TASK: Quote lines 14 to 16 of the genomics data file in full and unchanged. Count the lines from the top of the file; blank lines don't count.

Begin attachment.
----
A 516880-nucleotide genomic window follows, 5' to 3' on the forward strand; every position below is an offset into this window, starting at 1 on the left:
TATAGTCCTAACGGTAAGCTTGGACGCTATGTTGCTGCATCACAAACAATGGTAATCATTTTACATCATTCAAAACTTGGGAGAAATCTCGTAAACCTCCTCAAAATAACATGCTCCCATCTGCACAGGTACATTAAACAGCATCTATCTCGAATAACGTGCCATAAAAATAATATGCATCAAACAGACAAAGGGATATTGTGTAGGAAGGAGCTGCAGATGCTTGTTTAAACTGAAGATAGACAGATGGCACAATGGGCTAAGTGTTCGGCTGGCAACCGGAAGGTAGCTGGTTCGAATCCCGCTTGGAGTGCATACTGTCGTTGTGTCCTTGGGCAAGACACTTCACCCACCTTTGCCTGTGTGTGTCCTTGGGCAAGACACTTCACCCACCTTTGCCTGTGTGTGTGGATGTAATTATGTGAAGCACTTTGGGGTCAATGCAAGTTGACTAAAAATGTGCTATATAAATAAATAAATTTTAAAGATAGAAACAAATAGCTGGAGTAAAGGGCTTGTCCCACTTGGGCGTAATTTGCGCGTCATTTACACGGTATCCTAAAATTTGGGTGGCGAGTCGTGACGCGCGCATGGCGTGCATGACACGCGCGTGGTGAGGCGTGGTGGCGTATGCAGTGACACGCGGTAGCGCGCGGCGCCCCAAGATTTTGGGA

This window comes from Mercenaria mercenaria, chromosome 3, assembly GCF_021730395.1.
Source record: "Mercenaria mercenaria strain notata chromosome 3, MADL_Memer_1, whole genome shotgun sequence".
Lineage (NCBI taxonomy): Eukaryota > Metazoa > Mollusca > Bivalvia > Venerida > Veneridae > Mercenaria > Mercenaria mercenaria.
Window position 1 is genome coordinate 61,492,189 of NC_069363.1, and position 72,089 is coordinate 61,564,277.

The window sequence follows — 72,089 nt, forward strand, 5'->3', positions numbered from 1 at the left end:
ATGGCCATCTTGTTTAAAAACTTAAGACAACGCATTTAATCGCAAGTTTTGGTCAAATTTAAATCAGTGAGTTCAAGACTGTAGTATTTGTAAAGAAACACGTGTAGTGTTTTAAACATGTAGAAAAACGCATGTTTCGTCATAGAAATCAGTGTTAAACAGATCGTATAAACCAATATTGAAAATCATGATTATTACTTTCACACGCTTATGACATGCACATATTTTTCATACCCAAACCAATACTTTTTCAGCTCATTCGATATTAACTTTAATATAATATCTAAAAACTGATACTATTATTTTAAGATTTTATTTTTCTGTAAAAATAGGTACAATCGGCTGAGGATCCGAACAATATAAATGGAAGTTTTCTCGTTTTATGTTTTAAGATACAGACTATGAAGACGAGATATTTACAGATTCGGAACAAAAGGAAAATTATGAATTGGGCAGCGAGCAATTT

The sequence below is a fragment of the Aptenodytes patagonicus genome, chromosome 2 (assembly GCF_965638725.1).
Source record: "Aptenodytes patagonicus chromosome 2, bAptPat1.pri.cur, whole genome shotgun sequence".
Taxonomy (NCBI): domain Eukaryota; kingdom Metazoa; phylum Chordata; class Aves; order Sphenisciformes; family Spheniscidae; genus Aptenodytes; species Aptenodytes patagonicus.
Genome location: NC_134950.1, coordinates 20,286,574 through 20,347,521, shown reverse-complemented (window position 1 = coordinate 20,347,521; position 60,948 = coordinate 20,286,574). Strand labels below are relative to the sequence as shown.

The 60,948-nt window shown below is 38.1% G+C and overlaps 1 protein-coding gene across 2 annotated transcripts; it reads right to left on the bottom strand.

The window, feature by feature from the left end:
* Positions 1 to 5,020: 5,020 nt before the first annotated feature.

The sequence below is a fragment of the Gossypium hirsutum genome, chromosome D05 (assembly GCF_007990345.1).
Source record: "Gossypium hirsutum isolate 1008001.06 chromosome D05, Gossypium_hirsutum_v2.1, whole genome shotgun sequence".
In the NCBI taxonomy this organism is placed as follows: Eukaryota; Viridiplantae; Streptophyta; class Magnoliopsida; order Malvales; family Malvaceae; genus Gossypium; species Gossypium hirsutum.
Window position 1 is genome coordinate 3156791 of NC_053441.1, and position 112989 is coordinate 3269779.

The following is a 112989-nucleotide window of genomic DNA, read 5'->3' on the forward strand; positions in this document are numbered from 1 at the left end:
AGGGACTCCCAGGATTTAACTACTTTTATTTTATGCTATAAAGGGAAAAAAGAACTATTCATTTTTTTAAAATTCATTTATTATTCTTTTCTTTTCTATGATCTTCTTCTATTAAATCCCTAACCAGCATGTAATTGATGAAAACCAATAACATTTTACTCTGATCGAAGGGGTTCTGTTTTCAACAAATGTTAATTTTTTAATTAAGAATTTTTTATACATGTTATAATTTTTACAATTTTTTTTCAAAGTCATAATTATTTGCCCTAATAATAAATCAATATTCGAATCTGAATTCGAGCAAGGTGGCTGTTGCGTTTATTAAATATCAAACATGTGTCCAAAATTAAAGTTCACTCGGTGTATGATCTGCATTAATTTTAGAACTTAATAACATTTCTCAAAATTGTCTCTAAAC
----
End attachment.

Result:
The window, feature by feature from the left end:
* Positions 1 to 5,020: 5,020 nt before the first annotated feature.

The sequence below is a fragment of the Gossypium hirsutum genome, chromosome D05 (assembly GCF_007990345.1).